Omar Aldana building platforms for future celebrities
After producing music videos for Jamaican dancehall artistes for approximately seven years, Belize-born director Omar Aldana, better known as Celebrity of Heavy Films, has become more interested in the platforms available locally for others like him.
Celebrity says that the video production brand was not recognised due to misconceptions that it was a Jamaica-based company owned by Heavy D Promotions.
"At the time, the name of Tommy Lee Sparta's manager (Heavy D) has caused tons of confusion," said Celebrity. "It was not something I spoke out about because of the lack of a platform."
Music videos for the former Gaza artiste, including those released for Some Bwoy, Buss A Blank, Maniac, and Psycho, were all recorded and produced by Heavy Films, but oftentimes Heavy D was credited. He has also shot videos for Vybz Kartel, Charly Black, KipRich, and Beenie Man.
Celebrity says that most of his work is acquired from repeat clients, and that to date, he has shot about 30 music videos. The video director is currently in Jamaica working on music videos for singles recorded on the 'Global Warming' riddim created by a Canada-based producer White Gad Records, as well as promoting his puppet, Thugzbunny. The puppet is garnering a lot of attention from the dancehall community.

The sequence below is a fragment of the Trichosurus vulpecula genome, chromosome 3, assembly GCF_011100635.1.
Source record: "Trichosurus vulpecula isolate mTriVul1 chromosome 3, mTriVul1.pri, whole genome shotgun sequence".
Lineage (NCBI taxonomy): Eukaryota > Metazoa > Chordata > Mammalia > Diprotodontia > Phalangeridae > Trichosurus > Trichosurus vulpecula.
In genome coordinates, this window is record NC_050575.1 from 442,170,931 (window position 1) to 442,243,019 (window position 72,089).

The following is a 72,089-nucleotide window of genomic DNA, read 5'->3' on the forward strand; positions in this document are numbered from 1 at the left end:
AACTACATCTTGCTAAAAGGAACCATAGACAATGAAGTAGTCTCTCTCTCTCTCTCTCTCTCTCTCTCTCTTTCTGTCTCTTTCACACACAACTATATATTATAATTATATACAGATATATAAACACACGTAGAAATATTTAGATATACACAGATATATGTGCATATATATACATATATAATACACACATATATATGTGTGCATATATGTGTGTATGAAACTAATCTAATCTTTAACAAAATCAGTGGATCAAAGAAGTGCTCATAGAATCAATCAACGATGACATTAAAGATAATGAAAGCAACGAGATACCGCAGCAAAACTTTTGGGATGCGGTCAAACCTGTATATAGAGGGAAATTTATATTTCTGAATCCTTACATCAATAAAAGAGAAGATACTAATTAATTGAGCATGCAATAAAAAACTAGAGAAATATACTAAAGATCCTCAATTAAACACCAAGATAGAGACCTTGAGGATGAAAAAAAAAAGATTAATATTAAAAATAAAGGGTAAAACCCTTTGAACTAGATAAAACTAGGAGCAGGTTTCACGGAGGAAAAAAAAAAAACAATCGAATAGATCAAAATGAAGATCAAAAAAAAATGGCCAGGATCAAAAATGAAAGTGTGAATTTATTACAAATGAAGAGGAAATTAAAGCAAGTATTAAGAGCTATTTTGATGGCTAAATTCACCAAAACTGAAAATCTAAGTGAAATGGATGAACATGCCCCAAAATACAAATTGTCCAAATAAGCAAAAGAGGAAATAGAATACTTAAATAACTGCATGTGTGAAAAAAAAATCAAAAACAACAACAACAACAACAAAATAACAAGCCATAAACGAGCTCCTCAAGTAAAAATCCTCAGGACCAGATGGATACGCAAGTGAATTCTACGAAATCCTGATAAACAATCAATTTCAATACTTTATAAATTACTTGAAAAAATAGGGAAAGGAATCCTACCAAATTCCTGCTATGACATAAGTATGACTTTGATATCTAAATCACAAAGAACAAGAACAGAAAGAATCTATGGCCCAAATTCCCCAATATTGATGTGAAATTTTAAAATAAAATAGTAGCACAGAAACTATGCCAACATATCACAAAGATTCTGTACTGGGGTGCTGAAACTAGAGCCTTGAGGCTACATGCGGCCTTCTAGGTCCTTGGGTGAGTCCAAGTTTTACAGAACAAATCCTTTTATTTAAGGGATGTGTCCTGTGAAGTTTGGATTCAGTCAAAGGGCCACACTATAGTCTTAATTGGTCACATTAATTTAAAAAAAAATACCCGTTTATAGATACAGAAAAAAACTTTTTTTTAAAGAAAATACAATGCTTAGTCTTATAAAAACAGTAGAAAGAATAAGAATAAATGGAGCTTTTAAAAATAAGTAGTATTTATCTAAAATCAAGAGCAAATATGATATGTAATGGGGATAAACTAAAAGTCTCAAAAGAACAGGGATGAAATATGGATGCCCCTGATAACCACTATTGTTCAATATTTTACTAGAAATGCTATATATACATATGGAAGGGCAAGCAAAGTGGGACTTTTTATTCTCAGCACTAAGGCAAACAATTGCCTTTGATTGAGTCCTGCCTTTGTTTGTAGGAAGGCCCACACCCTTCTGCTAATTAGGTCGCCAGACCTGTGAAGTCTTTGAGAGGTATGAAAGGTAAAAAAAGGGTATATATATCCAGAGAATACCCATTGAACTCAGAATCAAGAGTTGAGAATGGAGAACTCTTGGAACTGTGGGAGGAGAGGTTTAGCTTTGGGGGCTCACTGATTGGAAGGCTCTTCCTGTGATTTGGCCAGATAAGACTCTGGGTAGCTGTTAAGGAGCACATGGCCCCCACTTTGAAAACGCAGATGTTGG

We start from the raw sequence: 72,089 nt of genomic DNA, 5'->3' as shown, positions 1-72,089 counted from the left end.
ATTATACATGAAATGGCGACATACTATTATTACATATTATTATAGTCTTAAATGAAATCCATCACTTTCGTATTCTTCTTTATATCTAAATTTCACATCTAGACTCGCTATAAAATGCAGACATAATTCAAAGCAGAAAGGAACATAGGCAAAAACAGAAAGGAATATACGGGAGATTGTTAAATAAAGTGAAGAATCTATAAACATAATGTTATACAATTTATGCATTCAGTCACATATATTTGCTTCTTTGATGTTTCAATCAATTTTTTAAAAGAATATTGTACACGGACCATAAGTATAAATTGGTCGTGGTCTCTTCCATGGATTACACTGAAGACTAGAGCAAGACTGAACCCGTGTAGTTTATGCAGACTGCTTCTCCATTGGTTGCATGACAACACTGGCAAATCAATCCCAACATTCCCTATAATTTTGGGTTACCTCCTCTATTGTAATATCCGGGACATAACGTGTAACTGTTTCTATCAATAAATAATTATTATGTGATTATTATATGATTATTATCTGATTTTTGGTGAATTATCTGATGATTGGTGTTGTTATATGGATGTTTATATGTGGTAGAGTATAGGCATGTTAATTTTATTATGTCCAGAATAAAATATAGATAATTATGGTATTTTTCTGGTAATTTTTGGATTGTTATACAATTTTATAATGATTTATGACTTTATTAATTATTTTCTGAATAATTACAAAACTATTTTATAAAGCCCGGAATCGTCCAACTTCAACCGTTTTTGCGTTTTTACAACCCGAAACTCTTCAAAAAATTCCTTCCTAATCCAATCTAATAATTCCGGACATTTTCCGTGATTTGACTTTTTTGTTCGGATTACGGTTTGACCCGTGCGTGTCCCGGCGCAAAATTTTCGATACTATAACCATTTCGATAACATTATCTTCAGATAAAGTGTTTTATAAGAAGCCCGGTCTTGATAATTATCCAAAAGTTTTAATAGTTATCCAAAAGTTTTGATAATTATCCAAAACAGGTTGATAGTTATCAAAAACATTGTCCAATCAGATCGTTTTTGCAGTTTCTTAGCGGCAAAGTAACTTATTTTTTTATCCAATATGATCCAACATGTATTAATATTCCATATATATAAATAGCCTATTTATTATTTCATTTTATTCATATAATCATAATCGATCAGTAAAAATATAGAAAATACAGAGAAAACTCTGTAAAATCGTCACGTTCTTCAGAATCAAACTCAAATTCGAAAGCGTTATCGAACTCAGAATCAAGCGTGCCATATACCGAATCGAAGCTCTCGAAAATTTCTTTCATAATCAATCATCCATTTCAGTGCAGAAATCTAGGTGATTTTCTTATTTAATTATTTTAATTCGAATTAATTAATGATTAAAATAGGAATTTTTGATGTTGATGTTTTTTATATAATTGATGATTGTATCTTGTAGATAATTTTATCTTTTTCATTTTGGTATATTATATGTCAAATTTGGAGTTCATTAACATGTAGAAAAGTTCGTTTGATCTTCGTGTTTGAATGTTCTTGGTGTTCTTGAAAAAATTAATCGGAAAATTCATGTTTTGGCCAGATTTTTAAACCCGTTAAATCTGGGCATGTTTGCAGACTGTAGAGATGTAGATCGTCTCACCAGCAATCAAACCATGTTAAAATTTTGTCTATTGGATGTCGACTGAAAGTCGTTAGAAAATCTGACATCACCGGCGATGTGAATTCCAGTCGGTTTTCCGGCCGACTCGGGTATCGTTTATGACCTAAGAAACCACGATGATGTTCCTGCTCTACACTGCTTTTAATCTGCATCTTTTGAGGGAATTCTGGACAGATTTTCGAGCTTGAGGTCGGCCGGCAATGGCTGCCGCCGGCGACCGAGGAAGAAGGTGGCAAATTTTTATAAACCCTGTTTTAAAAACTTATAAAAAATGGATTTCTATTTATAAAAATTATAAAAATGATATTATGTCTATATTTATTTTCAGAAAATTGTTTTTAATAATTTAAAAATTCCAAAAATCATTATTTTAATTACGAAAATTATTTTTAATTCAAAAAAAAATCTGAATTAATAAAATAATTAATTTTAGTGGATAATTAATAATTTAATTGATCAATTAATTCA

NEW LIFE TO INDUSTRY
"I am trying to bring new life to the industry,
trying to be a trendsetter. I do not like clichÈ concepts or artistes. That's why I like working with Tommy Lee - there is only one of him. The subjects need to be like a fresh canvas."
One of his goals was to get artistes off the streets in Belize to show that one can have a successful career in the country.
"It was always thought that for Belizeans to 'buss', you have to leave the country or start a career elsewhere," said Celebrity.
Although Celebrity does not live in Belize - the country of his birth - he spends a lot of time there. He does not have any family connections in Jamaica, but considers it part of his goal to create platforms for cultural exchange.
Although the popular music in Belize is called punta, dancehall music is well liked there, and it has always been a genre he enjoyed listening to even after his family relocated to Los Angeles.
"In the next two to five years, I want to see dancehall making the same numbers as reggaeton and hip hop on international charts. Right now, it is more hand to hand - artistes benefit mainly from stage shows and dubplates."
He added that he would also like it to become a more structured industry where artiste's videos get the recognition they deserve.